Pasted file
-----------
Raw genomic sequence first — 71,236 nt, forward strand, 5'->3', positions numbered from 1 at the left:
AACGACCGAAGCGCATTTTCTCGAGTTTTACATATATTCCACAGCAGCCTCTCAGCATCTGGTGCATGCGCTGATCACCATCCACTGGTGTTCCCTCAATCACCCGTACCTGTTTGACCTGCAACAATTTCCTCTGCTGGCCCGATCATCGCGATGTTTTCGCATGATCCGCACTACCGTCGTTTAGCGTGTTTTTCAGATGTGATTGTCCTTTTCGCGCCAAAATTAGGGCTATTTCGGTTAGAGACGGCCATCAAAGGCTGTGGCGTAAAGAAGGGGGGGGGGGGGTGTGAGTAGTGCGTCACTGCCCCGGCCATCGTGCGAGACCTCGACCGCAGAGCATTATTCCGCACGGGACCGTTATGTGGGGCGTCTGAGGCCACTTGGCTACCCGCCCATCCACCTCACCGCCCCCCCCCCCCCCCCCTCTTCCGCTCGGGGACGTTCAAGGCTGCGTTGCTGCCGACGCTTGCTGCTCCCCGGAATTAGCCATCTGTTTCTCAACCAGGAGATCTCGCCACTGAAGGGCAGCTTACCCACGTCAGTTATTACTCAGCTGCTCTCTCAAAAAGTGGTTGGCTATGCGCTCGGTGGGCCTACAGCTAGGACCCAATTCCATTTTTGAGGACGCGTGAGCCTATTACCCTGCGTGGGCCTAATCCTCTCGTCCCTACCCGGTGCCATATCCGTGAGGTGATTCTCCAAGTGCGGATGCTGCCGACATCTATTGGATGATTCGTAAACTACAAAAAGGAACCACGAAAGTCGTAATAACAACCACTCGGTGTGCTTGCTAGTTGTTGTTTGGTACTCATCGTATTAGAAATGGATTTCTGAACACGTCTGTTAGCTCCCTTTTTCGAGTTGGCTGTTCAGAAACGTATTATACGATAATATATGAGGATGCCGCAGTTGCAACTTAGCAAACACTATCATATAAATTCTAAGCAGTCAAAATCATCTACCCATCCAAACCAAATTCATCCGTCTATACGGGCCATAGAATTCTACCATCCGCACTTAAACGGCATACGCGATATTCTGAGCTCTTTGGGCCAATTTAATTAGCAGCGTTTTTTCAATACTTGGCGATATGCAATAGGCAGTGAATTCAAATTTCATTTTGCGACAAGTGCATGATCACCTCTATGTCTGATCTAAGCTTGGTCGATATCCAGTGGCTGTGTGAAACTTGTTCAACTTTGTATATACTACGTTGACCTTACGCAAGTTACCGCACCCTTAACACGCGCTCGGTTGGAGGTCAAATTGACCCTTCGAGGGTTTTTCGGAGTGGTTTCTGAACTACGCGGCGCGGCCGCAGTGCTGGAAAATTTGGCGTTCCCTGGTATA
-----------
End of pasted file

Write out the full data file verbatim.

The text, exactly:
Raw genomic sequence first — 71,236 nt, forward strand, 5'->3', positions numbered from 1 at the left:
AACGACCGAAGCGCATTTTCTCGAGTTTTACATATATTCCACAGCAGCCTCTCAGCATCTGGTGCATGCGCTGATCACCATCCACTGGTGTTCCCTCAATCACCCGTACCTGTTTGACCTGCAACAATTTCCTCTGCTGGCCCGATCATCGCGATGTTTTCGCATGATCCGCACTACCGTCGTTTAGCGTGTTTTTCAGATGTGATTGTCCTTTTCGCGCCAAAATTAGGGCTATTTCGGTTAGAGACGGCCATCAAAGGCTGTGGCGTAAAGAAGGGGGGGGGGGGGTGTGAGTAGTGCGTCACTGCCCCGGCCATCGTGCGAGACCTCGACCGCAGAGCATTATTCCGCACGGGACCGTTATGTGGGGCGTCTGAGGCCACTTGGCTACCCGCCCATCCACCTCACCGCCCCCCCCCCCCCCCCCTCTTCCGCTCGGGGACGTTCAAGGCTGCGTTGCTGCCGACGCTTGCTGCTCCCCGGAATTAGCCATCTGTTTCTCAACCAGGAGATCTCGCCACTGAAGGGCAGCTTACCCACGTCAGTTATTACTCAGCTGCTCTCTCAAAAAGTGGTTGGCTATGCGCTCGGTGGGCCTACAGCTAGGACCCAATTCCATTTTTGAGGACGCGTGAGCCTATTACCCTGCGTGGGCCTAATCCTCTCGTCCCTACCCGGTGCCATATCCGTGAGGTGATTCTCCAAGTGCGGATGCTGCCGACATCTATTGGATGATTCGTAAACTACAAAAAGGAACCACGAAAGTCGTAATAACAACCACTCGGTGTGCTTGCTAGTTGTTGTTTGGTACTCATCGTATTAGAAATGGATTTCTGAACACGTCTGTTAGCTCCCTTTTTCGAGTTGGCTGTTCAGAAACGTATTATACGATAATATATGAGGATGCCGCAGTTGCAACTTAGCAAACACTATCATATAAATTCTAAGCAGTCAAAATCATCTACCCATCCAAACCAAATTCATCCGTCTATACGGGCCATAGAATTCTACCATCCGCACTTAAACGGCATACGCGATATTCTGAGCTCTTTGGGCCAATTTAATTAGCAGCGTTTTTTCAATACTTGGCGATATGCAATAGGCAGTGAATTCAAATTTCATTTTGCGACAAGTGCATGATCACCTCTATGTCTGATCTAAGCTTGGTCGATATCCAGTGGCTGTGTGAAACTTGTTCAACTTTGTATATACTACGTTGACCTTACGCAAGTTACCGCACCCTTAACACGCGCTCGGTTGGAGGTCAAATTGACCCTTCGAGGGTTTTTCGGAGTGGTTTCTGAACTACGCGGCGCGGCCGCAGTGCTGGAAAATTTGGCGTTCCCTGGTATA